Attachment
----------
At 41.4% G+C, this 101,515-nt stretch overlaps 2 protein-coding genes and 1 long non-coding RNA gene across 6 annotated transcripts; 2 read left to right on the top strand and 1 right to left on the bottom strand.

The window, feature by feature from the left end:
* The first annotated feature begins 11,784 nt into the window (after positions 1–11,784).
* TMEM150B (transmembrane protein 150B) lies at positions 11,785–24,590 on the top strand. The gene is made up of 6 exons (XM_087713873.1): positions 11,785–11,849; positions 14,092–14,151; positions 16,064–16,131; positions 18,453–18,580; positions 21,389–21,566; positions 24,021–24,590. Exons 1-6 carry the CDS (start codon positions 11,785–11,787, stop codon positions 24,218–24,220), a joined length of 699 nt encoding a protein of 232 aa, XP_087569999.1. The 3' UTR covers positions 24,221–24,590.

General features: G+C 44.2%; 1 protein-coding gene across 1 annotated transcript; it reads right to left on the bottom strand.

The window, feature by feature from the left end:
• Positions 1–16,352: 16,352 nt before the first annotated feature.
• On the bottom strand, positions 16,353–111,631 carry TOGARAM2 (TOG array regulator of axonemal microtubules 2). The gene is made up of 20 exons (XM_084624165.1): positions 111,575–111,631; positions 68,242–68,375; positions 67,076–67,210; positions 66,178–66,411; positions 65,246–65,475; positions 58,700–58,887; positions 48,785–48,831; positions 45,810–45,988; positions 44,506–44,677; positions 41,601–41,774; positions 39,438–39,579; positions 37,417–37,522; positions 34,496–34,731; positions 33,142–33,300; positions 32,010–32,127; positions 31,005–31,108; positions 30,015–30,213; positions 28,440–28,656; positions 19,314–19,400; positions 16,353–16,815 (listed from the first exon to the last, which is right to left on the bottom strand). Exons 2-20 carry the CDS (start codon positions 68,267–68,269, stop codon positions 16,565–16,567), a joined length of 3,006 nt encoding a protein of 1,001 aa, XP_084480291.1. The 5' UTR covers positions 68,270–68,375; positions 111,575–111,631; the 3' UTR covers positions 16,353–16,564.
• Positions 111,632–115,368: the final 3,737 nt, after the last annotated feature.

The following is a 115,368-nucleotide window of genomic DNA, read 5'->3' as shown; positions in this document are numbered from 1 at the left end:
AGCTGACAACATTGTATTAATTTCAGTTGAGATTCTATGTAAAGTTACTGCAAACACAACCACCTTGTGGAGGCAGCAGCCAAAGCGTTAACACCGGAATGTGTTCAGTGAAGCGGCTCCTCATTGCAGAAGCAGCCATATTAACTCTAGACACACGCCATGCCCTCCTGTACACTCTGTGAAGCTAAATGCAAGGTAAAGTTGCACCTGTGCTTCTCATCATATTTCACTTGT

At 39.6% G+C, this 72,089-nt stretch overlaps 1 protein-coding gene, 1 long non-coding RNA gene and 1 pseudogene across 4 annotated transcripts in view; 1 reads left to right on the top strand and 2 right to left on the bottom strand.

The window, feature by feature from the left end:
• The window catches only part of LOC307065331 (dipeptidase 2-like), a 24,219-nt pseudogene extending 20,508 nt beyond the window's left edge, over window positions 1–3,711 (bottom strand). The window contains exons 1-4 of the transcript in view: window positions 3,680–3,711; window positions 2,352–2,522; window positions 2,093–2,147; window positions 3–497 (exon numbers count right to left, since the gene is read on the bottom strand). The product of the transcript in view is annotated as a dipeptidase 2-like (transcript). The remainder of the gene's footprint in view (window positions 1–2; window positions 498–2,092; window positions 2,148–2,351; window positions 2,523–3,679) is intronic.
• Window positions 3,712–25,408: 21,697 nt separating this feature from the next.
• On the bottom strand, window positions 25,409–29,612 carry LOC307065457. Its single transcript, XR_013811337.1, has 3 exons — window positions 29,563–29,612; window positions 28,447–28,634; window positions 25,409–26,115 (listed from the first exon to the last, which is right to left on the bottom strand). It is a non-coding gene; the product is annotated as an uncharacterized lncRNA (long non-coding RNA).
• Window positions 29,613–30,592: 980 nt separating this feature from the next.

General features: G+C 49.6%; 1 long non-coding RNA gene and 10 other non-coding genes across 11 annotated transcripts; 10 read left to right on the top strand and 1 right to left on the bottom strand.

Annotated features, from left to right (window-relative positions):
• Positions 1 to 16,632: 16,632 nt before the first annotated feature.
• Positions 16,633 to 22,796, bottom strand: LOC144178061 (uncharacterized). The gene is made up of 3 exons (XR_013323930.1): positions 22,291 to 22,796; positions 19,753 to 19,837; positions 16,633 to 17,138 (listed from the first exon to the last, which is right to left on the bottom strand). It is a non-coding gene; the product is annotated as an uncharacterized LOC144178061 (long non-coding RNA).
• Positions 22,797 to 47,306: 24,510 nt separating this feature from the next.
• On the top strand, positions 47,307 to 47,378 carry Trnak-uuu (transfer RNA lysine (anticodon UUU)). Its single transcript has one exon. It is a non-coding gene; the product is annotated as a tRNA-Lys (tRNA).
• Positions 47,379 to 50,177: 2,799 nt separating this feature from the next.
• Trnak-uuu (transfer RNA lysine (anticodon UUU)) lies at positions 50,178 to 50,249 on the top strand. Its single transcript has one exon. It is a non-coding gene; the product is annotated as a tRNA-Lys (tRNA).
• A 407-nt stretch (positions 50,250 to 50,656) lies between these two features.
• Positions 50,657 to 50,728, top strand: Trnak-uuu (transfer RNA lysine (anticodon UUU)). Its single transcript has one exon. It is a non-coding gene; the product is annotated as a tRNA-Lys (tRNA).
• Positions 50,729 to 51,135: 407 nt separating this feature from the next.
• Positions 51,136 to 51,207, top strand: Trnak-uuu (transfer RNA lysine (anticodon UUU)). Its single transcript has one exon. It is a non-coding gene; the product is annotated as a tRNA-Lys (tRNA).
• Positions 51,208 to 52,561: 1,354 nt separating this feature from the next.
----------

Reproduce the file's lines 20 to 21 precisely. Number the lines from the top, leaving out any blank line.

• Positions 1 to 16,632: 16,632 nt before the first annotated feature.
• Positions 16,633 to 22,796, bottom strand: LOC144178061 (uncharacterized). The gene is made up of 3 exons (XR_013323930.1): positions 22,291 to 22,796; positions 19,753 to 19,837; positions 16,633 to 17,138 (listed from the first exon to the last, which is right to left on the bottom strand). It is a non-coding gene; the product is annotated as an uncharacterized LOC144178061 (long non-coding RNA).